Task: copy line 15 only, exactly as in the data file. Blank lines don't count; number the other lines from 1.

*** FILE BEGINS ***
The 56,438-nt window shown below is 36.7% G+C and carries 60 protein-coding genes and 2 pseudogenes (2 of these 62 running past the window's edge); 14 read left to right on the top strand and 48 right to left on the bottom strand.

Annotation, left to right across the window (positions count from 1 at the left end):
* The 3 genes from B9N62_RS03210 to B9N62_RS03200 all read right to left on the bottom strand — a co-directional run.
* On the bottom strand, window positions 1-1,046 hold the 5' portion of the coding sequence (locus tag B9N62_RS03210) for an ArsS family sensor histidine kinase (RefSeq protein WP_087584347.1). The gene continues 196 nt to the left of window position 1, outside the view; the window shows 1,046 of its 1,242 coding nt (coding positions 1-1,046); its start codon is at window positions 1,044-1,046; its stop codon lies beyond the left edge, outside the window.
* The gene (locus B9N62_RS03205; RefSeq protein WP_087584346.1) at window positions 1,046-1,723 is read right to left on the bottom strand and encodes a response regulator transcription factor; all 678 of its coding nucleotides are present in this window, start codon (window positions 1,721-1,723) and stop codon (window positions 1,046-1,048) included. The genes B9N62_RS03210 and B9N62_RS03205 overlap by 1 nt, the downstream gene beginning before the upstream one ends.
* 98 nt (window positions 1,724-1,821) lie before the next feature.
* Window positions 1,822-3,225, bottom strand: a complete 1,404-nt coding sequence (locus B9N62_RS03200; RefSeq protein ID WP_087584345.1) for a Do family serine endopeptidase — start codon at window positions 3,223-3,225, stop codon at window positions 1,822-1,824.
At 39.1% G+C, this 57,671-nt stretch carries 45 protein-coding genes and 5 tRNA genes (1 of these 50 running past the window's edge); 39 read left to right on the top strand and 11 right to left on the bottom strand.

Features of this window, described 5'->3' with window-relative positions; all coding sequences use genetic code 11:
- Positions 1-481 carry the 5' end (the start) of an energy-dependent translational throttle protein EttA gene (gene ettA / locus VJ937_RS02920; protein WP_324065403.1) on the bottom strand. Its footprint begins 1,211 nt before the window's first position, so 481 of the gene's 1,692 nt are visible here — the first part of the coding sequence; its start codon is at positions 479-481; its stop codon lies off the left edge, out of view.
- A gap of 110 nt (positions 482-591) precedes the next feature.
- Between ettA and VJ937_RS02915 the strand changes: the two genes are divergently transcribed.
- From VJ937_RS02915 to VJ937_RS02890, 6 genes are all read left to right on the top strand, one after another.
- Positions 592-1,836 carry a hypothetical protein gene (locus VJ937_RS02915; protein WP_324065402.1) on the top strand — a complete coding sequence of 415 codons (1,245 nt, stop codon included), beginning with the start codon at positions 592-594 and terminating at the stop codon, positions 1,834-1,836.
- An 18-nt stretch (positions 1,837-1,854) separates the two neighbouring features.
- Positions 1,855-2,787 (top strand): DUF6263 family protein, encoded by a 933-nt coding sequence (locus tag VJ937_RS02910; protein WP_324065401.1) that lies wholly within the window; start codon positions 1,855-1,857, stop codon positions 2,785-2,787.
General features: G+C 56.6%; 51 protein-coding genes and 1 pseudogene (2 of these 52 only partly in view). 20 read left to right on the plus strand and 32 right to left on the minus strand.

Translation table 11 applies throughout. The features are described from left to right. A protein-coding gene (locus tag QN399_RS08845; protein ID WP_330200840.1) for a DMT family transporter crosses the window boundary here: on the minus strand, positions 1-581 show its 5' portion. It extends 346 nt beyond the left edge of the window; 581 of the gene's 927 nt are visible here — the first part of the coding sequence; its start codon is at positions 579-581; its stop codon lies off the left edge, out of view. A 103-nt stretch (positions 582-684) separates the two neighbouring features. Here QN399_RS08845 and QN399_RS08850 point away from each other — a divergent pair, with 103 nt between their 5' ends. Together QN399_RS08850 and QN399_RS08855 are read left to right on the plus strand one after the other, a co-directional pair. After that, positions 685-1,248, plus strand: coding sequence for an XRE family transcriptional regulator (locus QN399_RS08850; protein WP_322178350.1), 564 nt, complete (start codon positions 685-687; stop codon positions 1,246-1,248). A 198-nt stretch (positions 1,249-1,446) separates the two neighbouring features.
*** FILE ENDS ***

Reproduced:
- An 18-nt stretch (positions 1,837-1,854) separates the two neighbouring features.